Põltsamaa – Teutonic Castle Oberpahlen


   The construction of the Teutonic castle in Oberpahlen was to begin in 1272, according to the early modern chronicler Johann Gottfried Arndt. The first construction works were certainly undertaken in the 13th century, while the basic shape of the castle was formed in the 14th century. At that time, it was one of the most important centers controlled by the Order in the north-eastern part of Livonia and an important point on the trade route connecting Rewel (Talinn) with Dorpat (Tartu), expanded and modernized in the 15th and early 16th centuries, in connection with the development of art of war and increasing the prevalence of firearms. The first recorded Teutonic vogt of Oberpahlen was Reinbert, who held office around 1305.
In the second half of the 16th century, the castle was captured by the troops of Ivan the Terrible. Oberpahlen was then chosen as the seat of the self-proclaimed king of Livonia, Magnus, brother of the king of Denmark and ally of Ivan the Terrible, who resided in the castle in the years 1570-1577. However, the intentions to create a subordinate, puppet kingdom turned out to be unsuccessful, because Magnus entered into secret negotiations with the Polish king Stephen Bathory, which led to capture of Magnus by the tsar. For this reason, Oberpahlen was occupied by Muscovite troops for four years, and after Moscow lost the war and the truce in Yam-Zapolsky in 1582, the castle was transformed into the seat of the Polish starosty, operating from the 1580s to 1600.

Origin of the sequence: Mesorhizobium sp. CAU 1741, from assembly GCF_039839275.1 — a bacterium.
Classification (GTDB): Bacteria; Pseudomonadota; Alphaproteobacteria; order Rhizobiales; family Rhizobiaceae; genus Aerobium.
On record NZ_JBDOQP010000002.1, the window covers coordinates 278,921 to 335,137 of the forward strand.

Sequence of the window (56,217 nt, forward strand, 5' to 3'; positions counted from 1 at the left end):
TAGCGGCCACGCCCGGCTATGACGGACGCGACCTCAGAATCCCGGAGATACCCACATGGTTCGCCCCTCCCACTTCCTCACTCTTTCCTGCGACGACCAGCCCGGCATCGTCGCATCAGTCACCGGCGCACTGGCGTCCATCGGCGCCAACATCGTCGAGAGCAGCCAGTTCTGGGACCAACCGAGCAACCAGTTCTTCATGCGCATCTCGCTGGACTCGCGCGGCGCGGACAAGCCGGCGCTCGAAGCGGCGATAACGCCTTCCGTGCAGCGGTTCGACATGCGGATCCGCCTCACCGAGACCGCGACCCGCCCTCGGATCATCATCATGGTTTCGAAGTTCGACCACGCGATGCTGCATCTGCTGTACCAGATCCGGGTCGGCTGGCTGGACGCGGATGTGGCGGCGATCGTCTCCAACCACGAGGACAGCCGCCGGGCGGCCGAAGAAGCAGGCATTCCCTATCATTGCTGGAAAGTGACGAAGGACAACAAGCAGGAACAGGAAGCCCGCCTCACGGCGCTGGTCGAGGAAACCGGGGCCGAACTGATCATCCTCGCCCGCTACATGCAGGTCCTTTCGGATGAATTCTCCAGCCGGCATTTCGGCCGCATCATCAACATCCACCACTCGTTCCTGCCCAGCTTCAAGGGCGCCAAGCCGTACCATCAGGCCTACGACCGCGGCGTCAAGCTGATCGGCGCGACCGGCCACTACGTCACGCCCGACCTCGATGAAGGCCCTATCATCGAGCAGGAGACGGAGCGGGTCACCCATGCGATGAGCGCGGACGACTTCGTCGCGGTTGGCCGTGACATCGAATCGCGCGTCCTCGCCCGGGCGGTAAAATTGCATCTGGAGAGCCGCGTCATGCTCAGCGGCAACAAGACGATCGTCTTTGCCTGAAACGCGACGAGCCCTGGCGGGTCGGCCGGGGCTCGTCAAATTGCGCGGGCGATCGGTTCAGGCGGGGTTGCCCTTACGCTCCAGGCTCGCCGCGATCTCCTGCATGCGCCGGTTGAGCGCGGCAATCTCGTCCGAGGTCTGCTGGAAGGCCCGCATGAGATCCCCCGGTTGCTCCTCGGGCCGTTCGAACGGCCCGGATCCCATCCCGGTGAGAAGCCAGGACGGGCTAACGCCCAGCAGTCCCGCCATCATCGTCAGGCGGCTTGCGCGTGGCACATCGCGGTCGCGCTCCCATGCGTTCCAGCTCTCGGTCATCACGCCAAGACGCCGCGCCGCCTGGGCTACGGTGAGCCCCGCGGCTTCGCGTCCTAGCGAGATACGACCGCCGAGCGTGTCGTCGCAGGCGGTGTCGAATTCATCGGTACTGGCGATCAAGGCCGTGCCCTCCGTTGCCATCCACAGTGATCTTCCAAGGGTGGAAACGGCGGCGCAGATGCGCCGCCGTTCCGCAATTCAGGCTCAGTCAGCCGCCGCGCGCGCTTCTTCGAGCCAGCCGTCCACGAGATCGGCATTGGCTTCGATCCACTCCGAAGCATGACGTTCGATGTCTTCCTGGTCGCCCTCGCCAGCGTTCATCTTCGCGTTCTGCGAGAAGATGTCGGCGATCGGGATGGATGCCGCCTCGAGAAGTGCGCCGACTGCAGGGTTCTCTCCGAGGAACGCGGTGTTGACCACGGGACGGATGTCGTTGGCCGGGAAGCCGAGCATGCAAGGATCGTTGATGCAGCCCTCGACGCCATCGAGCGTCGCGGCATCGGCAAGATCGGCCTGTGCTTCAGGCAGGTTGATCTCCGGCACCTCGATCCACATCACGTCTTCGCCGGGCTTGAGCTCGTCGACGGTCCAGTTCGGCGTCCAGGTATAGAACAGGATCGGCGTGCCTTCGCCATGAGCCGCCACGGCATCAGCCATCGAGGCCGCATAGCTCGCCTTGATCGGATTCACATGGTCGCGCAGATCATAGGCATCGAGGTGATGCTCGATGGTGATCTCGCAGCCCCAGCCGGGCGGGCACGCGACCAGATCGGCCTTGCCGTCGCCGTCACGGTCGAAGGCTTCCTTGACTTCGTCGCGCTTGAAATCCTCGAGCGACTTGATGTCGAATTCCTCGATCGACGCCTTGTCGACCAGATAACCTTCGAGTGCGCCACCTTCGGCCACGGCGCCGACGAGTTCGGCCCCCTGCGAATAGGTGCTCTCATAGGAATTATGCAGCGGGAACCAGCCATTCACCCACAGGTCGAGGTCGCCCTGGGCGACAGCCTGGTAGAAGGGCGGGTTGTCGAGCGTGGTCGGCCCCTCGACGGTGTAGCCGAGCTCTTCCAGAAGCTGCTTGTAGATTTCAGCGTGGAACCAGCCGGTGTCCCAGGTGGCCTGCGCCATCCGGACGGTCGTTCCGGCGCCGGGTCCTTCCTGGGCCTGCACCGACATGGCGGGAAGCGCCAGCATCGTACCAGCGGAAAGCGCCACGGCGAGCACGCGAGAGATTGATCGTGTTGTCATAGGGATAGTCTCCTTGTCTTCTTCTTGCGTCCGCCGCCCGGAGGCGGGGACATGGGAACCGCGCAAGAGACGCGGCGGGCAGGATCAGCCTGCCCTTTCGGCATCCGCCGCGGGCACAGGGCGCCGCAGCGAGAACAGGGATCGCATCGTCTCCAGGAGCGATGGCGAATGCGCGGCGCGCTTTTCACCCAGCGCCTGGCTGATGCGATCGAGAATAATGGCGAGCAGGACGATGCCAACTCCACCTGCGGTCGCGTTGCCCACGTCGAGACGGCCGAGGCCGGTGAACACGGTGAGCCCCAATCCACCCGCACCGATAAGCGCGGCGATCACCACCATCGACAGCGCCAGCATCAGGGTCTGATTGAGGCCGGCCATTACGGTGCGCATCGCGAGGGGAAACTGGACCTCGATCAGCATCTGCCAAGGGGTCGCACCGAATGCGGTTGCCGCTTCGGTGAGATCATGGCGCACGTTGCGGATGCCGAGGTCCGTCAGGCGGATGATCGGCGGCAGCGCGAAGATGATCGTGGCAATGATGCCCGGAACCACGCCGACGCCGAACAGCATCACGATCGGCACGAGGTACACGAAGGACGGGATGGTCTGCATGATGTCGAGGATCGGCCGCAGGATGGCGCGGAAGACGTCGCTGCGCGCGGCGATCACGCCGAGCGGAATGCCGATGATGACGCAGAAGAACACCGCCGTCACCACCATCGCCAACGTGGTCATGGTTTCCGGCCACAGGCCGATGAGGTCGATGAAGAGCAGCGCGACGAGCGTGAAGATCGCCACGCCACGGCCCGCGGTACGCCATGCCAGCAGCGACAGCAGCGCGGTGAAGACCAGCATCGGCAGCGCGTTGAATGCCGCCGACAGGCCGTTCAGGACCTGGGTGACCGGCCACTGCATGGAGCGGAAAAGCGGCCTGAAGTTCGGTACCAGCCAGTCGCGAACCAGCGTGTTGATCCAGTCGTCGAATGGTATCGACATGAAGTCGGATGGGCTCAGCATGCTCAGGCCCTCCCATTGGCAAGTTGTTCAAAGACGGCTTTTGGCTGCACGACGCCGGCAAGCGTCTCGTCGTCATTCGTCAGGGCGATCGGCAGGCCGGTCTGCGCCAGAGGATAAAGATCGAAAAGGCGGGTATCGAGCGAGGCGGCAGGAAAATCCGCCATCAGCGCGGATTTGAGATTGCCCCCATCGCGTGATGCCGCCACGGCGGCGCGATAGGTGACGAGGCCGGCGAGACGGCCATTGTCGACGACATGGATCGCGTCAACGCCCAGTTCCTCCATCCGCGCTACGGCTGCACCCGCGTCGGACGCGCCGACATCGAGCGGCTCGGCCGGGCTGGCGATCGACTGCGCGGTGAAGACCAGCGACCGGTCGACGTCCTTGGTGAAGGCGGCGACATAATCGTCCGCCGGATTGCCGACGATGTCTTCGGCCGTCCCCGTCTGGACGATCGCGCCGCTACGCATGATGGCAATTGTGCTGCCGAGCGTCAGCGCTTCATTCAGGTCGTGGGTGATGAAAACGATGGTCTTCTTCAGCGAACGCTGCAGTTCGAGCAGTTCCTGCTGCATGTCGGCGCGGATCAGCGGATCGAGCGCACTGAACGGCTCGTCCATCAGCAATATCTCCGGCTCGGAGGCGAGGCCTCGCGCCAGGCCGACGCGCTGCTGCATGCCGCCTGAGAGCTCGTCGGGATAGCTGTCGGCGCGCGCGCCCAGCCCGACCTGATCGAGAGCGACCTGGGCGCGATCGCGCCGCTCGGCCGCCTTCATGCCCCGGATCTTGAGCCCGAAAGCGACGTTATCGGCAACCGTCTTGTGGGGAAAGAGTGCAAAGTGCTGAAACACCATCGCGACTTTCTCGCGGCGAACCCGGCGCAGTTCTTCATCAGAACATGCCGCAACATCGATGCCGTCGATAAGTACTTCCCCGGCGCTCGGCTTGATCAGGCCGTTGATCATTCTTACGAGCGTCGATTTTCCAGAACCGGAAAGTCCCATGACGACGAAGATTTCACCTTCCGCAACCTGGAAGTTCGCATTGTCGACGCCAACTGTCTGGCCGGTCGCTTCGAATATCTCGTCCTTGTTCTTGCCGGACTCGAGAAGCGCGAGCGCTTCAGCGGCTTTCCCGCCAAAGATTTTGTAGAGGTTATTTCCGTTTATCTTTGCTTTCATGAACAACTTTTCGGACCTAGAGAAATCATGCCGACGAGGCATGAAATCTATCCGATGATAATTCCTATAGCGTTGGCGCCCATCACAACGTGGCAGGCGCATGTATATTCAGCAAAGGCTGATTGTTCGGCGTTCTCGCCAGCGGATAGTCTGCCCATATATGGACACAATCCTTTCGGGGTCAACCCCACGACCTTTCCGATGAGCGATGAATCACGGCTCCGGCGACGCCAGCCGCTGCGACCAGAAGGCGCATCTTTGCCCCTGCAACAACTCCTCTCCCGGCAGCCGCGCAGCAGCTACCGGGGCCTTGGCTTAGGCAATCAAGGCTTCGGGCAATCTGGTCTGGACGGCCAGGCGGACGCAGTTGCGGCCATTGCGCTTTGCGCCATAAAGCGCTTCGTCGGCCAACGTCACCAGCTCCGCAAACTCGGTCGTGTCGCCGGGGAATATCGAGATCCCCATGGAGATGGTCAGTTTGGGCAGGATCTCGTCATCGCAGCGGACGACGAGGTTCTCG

From the beginning of the 17th century, Sweden had real power over the castle, but it lost than military significance. In the first half of the 17th century, the castle was renovated and, on the initiative of the then owner, Herman Wrangel, it was transformed into an early modern residence in Renaissance style. The castle survived in its new form until the Great Northern War at the beginning of the 18th century, when it was ravaged by Russian troops in 1703 and 1707. Renovations carried out in the second half of the 18th century in the Baroque style further transformed castle original shape. Despite being richly decorated at that time, after World War I Oberpahlen was only partially used. During World War II in 1941, the entire historic complex burned down. Restoration work began only in 1970.


   The oldest stone part of the castle was the perimeter wall and the moat, which created a large, square-shaped courtyard. The length of its sides exceeded 100 meters, which was a large area, probably used as a gathering or camping point for troops and a place of refuge for the local population in case of danger (104.3 meters on the northern side, 104.9 meters on the south side, 108.6 meters on the the eastern side and 109.1 meters on the western side). The height of the wall was initially not very high and was only about 3 meters. However, the thickness of the wall was significant, ranging from 2.6 meters on the ground floor to 1.9 meters in the upper part. The wall was equipped with a timber wall-walk supported by beams. In the 13th century, wall was raised by 4.8 meters and equipped with a new wall-walk, supported by beams on the courtyard side. The moat was connected to the river flowing on the north-eastern side.